20 January 2016

Motorcycles Still Dangerous

One of the early and most widely read posts at this blog examined how safe motorcycles were.  They were and are extremely dangerous.

In Colorado, in 2015, of the 545 traffic fatalities in the state, 104 of the dead (19% of the total and 22% of the total excluding the 78 pedestrians and bicyclists who weren't in motor vehicles) were riding motorcycles.  Motorcycles account for something on the order of 0.5% to 1% of vehicle miles travelled in the state.  The percentage of traffic fatalities in Colorado involving motorcycles is far in excess of the national average (in part because in Colorado it is not mandatory to wear a helmet).

The percentage of motorcycle fatalities involving riders who weren't wearing helmets has consistently hovered above 60% and alcohol is a factor in a substantial share of motorcycle deaths as well.  But, even motorcycle riders who wear helmets and ride sober are at far greater risk of death than anyone driving a car.

As usual, the keys to reducing traffic fatalities are mostly common sense.

Just under half of passengers who died in traffic accidents in 2015 weren't wearing seat belts (just 15% of passengers don't wear seat belts). A third of traffic deaths involved drunk drivers.

Colorado has made great strides, reducing traffic fatalities by about 30% since 2002.  But, there is plenty of room for more progress.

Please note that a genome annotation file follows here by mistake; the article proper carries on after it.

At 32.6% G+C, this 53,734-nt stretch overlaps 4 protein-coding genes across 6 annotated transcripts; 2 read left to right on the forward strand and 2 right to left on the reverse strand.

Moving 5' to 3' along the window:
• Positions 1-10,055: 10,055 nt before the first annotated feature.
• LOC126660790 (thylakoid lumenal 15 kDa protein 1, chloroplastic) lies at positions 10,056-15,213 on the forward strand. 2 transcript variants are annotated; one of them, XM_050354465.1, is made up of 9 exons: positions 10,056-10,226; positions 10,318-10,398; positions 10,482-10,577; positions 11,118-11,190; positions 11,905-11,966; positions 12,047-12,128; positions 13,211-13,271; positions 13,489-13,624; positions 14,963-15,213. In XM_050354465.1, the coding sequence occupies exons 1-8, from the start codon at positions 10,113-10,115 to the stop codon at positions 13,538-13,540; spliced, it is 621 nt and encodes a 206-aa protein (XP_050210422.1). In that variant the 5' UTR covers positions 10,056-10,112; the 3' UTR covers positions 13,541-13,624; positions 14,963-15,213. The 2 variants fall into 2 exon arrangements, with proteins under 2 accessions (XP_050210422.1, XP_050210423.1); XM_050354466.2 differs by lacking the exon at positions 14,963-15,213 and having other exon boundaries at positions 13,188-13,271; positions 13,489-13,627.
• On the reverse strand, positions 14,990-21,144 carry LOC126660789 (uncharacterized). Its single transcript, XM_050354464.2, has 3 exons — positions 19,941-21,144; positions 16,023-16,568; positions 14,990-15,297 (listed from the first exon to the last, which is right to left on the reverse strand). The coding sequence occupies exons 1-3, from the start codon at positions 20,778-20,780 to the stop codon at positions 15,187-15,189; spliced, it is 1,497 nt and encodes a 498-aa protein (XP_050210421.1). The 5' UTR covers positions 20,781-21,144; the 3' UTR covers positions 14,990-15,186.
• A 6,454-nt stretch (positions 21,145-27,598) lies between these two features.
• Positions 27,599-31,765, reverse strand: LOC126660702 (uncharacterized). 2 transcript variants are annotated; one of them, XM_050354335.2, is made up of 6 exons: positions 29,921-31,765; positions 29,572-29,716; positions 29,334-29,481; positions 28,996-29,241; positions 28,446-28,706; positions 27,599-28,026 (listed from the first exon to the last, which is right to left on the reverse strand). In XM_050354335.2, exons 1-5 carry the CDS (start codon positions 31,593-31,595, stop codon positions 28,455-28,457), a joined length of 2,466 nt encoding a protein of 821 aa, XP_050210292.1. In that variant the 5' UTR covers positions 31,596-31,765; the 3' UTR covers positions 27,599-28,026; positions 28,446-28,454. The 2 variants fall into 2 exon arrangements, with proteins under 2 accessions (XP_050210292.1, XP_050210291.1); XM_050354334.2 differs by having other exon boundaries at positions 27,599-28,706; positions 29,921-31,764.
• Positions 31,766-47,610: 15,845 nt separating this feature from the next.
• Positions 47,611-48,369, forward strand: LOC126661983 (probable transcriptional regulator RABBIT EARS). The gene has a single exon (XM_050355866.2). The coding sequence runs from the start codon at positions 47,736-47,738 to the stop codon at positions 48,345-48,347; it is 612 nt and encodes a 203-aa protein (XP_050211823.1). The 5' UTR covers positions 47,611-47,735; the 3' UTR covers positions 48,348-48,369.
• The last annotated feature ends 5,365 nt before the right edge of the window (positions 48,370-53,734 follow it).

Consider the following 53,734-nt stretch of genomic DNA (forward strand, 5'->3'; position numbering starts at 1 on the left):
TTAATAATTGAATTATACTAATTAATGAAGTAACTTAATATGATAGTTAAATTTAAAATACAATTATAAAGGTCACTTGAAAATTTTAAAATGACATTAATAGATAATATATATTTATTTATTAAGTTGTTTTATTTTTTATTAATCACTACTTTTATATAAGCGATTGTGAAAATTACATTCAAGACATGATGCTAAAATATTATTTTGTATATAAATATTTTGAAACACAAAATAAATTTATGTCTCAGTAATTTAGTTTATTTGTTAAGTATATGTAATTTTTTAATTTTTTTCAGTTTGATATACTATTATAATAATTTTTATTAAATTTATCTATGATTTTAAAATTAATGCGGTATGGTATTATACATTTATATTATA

Dave Barnes said...

Or, you could view it as vindication of Darwin's Law.

andrew said...

Honestly, I do think that traffic accidents (and probably motorcycle accidents in particular) which often kill people before they have reached peak lifetime fertility probably has "domesticated" the human race somewhat over the century or so that they have existed. The effect is probably comparable in magnitude to the longstanding European use of the death penalty for several centuries for non-murder felonies.

I don't think it is a strong enough force to account for all or even most of Steven Pinker's trend lines towards a less violent society. But, many centuries of killing of young men with poor self-control surely must have had some selective impact. Moreover, the domestication effect has probably been strongest for those individuals with the most extreme violent personalities, so the cull on large effect impulsivity and violence motivating genes has probably been greater than on small effect genes.